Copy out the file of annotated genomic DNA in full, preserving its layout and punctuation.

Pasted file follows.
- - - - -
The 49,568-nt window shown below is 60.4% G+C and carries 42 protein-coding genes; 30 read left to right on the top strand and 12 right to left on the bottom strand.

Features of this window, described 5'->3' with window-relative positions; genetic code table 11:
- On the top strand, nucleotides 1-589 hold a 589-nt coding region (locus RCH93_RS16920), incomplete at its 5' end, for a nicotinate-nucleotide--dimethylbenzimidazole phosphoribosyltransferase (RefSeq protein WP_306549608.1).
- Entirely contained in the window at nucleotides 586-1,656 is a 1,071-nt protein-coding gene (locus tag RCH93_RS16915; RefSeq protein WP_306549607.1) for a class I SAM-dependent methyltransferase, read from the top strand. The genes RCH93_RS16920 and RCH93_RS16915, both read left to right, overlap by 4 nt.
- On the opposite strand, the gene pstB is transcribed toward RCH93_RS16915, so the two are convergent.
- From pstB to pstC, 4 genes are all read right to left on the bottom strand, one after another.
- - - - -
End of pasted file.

The 49,568-nt window shown below is 60.4% G+C and carries 42 protein-coding genes; 30 read left to right on the top strand and 12 right to left on the bottom strand.

Features of this window, described 5'->3' with window-relative positions; genetic code table 11:
- On the top strand, nucleotides 1-589 hold a 589-nt coding region (locus RCH93_RS16920), incomplete at its 5' end, for a nicotinate-nucleotide--dimethylbenzimidazole phosphoribosyltransferase (RefSeq protein WP_306549608.1).
- Entirely contained in the window at nucleotides 586-1,656 is a 1,071-nt protein-coding gene (locus tag RCH93_RS16915; RefSeq protein WP_306549607.1) for a class I SAM-dependent methyltransferase, read from the top strand. The genes RCH93_RS16920 and RCH93_RS16915, both read left to right, overlap by 4 nt.
- On the opposite strand, the gene pstB is transcribed toward RCH93_RS16915, so the two are convergent.
- From pstB to pstC, 4 genes are all read right to left on the bottom strand, one after another.